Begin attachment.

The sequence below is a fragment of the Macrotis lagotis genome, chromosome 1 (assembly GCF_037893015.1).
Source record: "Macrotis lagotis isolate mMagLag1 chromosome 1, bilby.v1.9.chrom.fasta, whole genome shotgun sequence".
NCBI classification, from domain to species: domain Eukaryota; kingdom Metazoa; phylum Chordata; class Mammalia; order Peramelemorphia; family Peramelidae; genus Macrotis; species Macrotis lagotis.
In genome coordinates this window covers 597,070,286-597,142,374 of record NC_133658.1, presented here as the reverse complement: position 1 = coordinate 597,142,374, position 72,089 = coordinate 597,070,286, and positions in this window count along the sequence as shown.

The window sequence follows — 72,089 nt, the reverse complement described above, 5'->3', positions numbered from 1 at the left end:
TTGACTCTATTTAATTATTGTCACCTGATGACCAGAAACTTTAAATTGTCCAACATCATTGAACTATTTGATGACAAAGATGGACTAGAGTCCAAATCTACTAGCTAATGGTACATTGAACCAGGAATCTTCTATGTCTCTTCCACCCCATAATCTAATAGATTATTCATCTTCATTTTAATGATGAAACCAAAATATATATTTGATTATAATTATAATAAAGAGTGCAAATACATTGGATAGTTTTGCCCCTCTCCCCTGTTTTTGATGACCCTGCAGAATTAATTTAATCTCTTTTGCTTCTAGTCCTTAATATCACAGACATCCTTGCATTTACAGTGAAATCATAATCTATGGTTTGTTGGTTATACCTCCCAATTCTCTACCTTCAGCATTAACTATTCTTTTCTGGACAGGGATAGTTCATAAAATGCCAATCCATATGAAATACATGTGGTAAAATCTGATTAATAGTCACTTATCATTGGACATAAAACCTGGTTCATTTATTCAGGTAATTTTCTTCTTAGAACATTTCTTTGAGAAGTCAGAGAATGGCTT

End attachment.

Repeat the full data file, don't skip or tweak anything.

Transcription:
The sequence below is a fragment of the Macrotis lagotis genome, chromosome 1 (assembly GCF_037893015.1).
Source record: "Macrotis lagotis isolate mMagLag1 chromosome 1, bilby.v1.9.chrom.fasta, whole genome shotgun sequence".
NCBI classification, from domain to species: domain Eukaryota; kingdom Metazoa; phylum Chordata; class Mammalia; order Peramelemorphia; family Peramelidae; genus Macrotis; species Macrotis lagotis.
In genome coordinates this window covers 597,070,286-597,142,374 of record NC_133658.1, presented here as the reverse complement: position 1 = coordinate 597,142,374, position 72,089 = coordinate 597,070,286, and positions in this window count along the sequence as shown.

The window sequence follows — 72,089 nt, the reverse complement described above, 5'->3', positions numbered from 1 at the left end:
TTGACTCTATTTAATTATTGTCACCTGATGACCAGAAACTTTAAATTGTCCAACATCATTGAACTATTTGATGACAAAGATGGACTAGAGTCCAAATCTACTAGCTAATGGTACATTGAACCAGGAATCTTCTATGTCTCTTCCACCCCATAATCTAATAGATTATTCATCTTCATTTTAATGATGAAACCAAAATATATATTTGATTATAATTATAATAAAGAGTGCAAATACATTGGATAGTTTTGCCCCTCTCCCCTGTTTTTGATGACCCTGCAGAATTAATTTAATCTCTTTTGCTTCTAGTCCTTAATATCACAGACATCCTTGCATTTACAGTGAAATCATAATCTATGGTTTGTTGGTTATACCTCCCAATTCTCTACCTTCAGCATTAACTATTCTTTTCTGGACAGGGATAGTTCATAAAATGCCAATCCATATGAAATACATGTGGTAAAATCTGATTAATAGTCACTTATCATTGGACATAAAACCTGGTTCATTTATTCAGGTAATTTTCTTCTTAGAACATTTCTTTGAGAAGTCAGAGAATGGCTT